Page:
- 16th century-20th century (Creation)
Level of description
Extent and medium
Name of creator
Name of creator
Name of creator
Pratt's nephew, Charles J. Hornor, aged 22, joined the firm in the 1850s, and the firm was known as Messrs Pratt, Son and Hornor from about 1853, , later becoming Charles Hornor and Son, then Francis Hornor and Son. By the 1860s, the business had moved to its long-standing address in Queen Street, Norwich and the Pratts retired from the partnership, leaving Charles Hornor to continue alone. By 1882, he had been joined by his sons, Charles Jared (b. 1855, d. 1922) and Francis Hornor (b. 1859, d. 1932), and later still, the firm was joined by his grandson, Bassett Hornor (b. 1889, d. 1964) and great-grandson Samuel.
Charles [snr] and Francis's partnership was dissolved c 1893, possibly due to Charle's failing health.
Bassett Hornor became a partner in the firm in 1910.
Charles Jared and his father had a serious falling out during the 1890s and the younger man left the firm to set up his own land agency, often operating in competition with his father and brother.
From the late nineteenth century onwards, partners of the firm also served as stewards and clerks of Norwich-based charities and trusts such as the Norwich Town Close Charity, the Norwich Great Hospital, Alderman Norman's Foundation, the Bethel Hospital and others. In addition, both Pratt and Charles Hornor appear to have been active agents for the Norwich Union Fire Office, selling insurance policies to property owners throughout the county.
The firm merged with Brown & Co. in 1996.
Immediate source of acquisition or transfer
Content and structure area
Scope and content
The Archive includes the firm's own office and business administration records, dating from the time of Charles Hornor's involvement with the firm. These include office cash books, client ledgers, office copy correspondence, scaling books, office diaries, office copies of OS sheets of various scales and partners' memoranda and valuation books.
The Parliamentary enclosure and tithe commission work undertaken by Robert Pratt, Charles Hornor and others is represented by a large body of draft plans, copy commissioners' minutes, and related records. Many of these were listed in a summary fashion over 25 years ago and include copies of the Parliamentary Acts, surveyors' scaling books, sketches, rough surveys, notices of allotment and accounts.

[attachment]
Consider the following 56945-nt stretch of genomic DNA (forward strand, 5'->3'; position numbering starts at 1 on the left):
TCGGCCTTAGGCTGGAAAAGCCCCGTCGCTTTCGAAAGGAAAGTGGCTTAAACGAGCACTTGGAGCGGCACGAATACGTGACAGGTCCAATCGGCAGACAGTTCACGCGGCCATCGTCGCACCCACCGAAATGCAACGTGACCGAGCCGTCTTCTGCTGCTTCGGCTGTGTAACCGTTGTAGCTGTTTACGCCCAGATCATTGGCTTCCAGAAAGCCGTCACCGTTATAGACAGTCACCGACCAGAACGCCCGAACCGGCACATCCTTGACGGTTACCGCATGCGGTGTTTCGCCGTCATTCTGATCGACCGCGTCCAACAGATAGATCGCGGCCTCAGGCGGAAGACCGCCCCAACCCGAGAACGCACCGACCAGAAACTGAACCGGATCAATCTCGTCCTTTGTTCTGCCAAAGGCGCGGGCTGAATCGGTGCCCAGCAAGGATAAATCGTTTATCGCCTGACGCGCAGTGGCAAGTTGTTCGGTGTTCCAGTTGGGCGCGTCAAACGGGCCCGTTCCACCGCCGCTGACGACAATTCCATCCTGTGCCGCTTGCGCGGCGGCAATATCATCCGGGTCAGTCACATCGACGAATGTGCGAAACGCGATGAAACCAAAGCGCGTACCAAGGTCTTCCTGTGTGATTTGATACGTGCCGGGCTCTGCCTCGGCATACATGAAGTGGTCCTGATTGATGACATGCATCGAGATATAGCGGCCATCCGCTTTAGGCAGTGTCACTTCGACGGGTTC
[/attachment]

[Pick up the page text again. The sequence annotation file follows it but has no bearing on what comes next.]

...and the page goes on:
One strand of the Archive derives from the role of the partners of the firm who, from the late nineteenth century onwards, were stewards and clerks of important Norwich-based charities and trusts. These include the Norwich Town Close Charity, the Norwich Great Hospital, Alderman Norman's Foundation, the Bethel Hospital and others. Present, therefore, are minutes of trust meetings, accounts, and correspondence, and, as land agents to those same institutions, the firm also created plans, surveys, and rentals/rent accounts for their estates. The collection also contains a swan roll, dated 1674.
Amongst the oldest records in the Archive are those relating to private landed estates in Norfolk and elsewhere. Of these, many are older than the firm itself and were gathered together through the administration of these estates; others were created by Hornors in the course of that administration. The former include manorial court records from the sixteenth century onwards, over 1,500 estate plans dating from the early eighteenth to the twentieth centuries, clients' family papers, surveys and particulars. Records of the late nineteenth and early twentieth centuries - a time when landed estates were undergoing irrevocable change - include estate accounts and agents' correspondence with landlords, tenants and tradesmen.
The Archive contains over 37 cubic metres of material and occupies about 170 linear metres of shelving at The Archive Centre. Most of the Archive is in a good state of repair, with only a few of the larger plans being currently too fragile for public use. However users of the plans currently catalogued as BR 276, should be aware that many of these records are dirty.